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Beware of indemnities

07 December 2015

In the recent case of Wood v Sureterm Direct Ltd & Capita Insurance Services Ltd, the Court of Appeal considered the importance of carefully drafted indemnities in a share purchase agreement (SPA).

An indemnity is an obligation on the seller to compensate the buyer for loss arising from a specific cause, by making a monetary payment to the buyer. It differs from a warranty which is a contractual promise that, if breached, enables you to sue for damages for breach of contract. Indemnities are often used in a SPA to address specific areas of risk which are of concern to the buyer, such as tax liabilities or a pension scheme shortfall.

In this case, under the disputed provision, the seller agreed to indemnify the buyer in respect of “…all actions, proceedings, losses, claims, damages, costs, charges, expenses and liabilities suffered or incurred, and all fines, compensation or remedial action or payments imposed on or required to be made by [the company] following and arising out of claims or complaints registered with the [Financial Services Authority or other regulator]… pertaining to any misselling or suspected misselling...” in the period before the acquisition took place.

The issue which the court had to decide was whether the indemnity covered circumstances where the buyer suffered loss as a result of the target company self-referring potential misselling to the FSA (rather than as a consequence of a customer making a claim or registering a complaint with the FSA).

The court held that the indemnity was limited to loss caused by misselling where such loss followed or arose from a customer claim or a complaint registered with the FSA. The fact that this interpretation by the court made it a bad deal for the buyer could not dictate the court’s construction of the indemnity.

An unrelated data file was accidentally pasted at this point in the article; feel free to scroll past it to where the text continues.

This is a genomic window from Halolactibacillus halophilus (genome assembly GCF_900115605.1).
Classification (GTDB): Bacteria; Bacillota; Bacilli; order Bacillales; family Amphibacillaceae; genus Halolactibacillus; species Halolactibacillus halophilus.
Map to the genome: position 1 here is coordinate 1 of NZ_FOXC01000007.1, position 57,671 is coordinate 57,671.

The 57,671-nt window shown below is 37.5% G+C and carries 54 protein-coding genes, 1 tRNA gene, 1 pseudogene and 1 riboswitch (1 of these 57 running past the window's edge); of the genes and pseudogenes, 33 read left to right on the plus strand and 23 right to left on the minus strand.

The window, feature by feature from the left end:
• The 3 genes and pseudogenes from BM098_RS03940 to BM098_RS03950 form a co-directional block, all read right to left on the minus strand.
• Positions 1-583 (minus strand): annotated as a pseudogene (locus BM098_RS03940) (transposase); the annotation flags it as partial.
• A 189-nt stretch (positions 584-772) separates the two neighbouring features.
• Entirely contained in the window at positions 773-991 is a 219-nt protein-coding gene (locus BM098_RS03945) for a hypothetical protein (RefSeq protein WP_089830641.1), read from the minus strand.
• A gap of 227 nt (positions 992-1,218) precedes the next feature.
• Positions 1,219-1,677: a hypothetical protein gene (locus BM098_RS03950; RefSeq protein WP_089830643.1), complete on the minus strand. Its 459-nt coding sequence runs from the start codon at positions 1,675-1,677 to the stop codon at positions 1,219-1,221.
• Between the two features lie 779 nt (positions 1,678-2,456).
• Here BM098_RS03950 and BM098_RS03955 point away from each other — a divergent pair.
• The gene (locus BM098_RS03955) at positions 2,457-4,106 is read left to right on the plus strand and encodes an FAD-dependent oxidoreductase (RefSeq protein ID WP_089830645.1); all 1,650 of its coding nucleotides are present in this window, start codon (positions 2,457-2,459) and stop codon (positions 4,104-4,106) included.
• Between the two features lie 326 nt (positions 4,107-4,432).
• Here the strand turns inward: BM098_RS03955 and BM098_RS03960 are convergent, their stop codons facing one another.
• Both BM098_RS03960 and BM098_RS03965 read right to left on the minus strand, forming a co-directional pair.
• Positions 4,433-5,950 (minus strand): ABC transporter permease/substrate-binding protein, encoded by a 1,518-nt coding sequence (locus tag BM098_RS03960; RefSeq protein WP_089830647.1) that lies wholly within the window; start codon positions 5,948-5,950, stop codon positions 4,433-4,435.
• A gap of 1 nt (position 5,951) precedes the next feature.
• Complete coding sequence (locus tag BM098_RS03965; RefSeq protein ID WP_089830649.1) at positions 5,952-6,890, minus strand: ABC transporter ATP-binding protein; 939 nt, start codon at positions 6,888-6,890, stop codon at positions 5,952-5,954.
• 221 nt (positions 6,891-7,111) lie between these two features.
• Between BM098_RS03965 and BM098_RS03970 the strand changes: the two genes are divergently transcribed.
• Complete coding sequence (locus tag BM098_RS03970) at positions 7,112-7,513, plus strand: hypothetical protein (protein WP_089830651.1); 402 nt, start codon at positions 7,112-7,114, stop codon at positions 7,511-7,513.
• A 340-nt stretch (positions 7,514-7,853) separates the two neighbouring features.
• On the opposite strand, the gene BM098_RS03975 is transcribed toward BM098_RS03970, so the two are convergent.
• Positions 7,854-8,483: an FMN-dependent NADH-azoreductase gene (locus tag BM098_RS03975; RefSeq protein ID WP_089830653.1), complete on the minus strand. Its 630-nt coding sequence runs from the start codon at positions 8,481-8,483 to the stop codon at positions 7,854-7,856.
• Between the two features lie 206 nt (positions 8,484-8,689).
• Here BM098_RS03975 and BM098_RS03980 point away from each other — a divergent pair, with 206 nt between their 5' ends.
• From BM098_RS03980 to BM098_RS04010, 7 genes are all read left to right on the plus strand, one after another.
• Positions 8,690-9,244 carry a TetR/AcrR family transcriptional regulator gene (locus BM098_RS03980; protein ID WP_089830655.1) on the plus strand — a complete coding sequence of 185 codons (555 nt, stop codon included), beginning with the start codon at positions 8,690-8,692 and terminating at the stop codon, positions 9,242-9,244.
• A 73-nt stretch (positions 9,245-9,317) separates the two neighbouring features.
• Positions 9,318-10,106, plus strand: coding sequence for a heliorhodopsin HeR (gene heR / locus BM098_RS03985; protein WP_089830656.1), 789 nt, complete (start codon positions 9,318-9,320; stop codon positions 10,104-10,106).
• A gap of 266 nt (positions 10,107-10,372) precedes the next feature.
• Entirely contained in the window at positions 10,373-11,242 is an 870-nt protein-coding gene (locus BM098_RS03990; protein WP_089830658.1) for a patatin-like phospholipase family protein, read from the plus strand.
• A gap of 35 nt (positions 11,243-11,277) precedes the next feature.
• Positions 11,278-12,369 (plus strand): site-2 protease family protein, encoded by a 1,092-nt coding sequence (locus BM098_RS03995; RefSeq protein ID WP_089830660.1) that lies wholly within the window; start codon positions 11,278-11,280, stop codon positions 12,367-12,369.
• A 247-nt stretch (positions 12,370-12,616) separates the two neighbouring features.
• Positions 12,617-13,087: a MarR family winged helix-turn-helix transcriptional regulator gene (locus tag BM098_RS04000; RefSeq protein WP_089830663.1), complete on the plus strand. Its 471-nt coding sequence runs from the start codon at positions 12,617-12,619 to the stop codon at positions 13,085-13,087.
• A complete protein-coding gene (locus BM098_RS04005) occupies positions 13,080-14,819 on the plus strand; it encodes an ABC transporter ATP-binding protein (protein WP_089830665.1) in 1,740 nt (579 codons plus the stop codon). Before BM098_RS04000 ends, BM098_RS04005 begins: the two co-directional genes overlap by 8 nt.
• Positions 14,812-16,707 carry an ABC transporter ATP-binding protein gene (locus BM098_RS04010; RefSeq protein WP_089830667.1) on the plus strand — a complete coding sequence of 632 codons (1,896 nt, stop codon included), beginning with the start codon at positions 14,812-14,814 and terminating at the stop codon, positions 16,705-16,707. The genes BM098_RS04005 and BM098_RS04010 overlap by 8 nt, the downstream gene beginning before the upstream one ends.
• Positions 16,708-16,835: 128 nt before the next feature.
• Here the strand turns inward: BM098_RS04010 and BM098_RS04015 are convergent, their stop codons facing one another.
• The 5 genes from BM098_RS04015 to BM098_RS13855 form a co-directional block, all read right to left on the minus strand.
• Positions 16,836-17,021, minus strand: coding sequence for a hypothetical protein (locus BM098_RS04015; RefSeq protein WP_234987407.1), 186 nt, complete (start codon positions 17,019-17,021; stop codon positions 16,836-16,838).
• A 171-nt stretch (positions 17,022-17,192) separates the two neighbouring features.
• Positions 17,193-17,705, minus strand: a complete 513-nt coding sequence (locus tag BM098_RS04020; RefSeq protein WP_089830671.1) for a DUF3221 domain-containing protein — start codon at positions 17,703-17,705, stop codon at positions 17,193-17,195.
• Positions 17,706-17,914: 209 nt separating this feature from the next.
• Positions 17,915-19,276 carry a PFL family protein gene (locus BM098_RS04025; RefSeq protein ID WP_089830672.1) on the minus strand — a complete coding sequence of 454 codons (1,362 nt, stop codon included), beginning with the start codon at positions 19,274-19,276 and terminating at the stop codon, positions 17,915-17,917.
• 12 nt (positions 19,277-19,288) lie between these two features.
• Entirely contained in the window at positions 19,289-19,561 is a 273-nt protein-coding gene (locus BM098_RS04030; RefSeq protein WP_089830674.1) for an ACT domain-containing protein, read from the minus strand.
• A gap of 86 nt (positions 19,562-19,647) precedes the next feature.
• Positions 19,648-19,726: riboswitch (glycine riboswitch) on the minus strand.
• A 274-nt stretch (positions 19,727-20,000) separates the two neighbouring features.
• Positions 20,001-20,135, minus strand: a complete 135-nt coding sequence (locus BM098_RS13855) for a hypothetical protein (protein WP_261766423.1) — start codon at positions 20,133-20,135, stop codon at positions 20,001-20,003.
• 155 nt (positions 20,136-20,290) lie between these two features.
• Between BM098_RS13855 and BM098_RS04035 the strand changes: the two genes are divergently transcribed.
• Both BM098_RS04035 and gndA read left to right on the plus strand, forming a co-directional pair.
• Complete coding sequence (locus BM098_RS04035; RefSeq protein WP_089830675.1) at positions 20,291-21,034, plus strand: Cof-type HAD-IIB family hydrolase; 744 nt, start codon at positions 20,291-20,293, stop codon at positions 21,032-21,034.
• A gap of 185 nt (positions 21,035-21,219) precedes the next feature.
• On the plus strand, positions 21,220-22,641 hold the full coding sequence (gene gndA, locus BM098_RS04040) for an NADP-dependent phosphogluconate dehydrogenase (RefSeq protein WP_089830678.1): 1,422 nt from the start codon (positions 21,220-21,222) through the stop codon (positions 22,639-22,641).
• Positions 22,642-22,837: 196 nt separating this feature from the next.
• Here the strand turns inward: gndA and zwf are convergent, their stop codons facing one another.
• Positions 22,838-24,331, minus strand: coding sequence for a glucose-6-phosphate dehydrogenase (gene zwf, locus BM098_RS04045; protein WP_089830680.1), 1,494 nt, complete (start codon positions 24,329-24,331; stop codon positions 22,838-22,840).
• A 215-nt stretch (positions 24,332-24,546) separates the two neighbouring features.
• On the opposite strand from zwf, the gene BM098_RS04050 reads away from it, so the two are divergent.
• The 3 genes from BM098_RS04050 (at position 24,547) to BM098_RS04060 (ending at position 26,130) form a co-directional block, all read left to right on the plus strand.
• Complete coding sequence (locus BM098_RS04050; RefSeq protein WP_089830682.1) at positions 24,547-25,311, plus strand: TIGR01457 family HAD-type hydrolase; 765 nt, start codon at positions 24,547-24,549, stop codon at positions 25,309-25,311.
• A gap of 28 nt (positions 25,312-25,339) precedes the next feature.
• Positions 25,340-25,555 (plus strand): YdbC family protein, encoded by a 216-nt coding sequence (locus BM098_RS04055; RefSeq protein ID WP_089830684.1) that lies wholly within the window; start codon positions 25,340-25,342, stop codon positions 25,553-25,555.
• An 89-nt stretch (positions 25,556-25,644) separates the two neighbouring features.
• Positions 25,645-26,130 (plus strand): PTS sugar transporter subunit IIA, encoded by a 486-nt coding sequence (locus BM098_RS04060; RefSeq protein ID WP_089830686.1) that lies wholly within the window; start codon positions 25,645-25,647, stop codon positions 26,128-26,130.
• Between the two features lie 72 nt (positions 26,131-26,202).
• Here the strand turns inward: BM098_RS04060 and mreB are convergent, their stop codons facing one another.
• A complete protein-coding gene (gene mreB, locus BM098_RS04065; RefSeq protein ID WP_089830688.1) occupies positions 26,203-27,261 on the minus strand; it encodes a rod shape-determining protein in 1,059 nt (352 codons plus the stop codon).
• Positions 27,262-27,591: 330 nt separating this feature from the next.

In a SPA, indemnities usually represent a strong form of buyer protection against known risks. It will therefore be important that any legal adviser is made aware of the exact losses which a buyer is trying to cover.

In the future it would be prudent to ensure that rather than trying to cover everything in a single clause (which may prove difficult to split into its relevant parts (as in this case)), it might be preferable to provide a series of sub-clauses, so that any problems with the scope of the clause should be resolved prior to signing.

If you require any assistance on this topic or have any questions about something else impacting your business, do not hesitate to contact our team of expert lawyers. We’d be more than happy to help.

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Disclaimer: All legal information is correct at the time of publication but please be aware that laws may change over time. This article contains general legal information but should not be relied upon as legal advice. Please seek professional legal advice about your specific situation - contact us; we’d be delighted to help.
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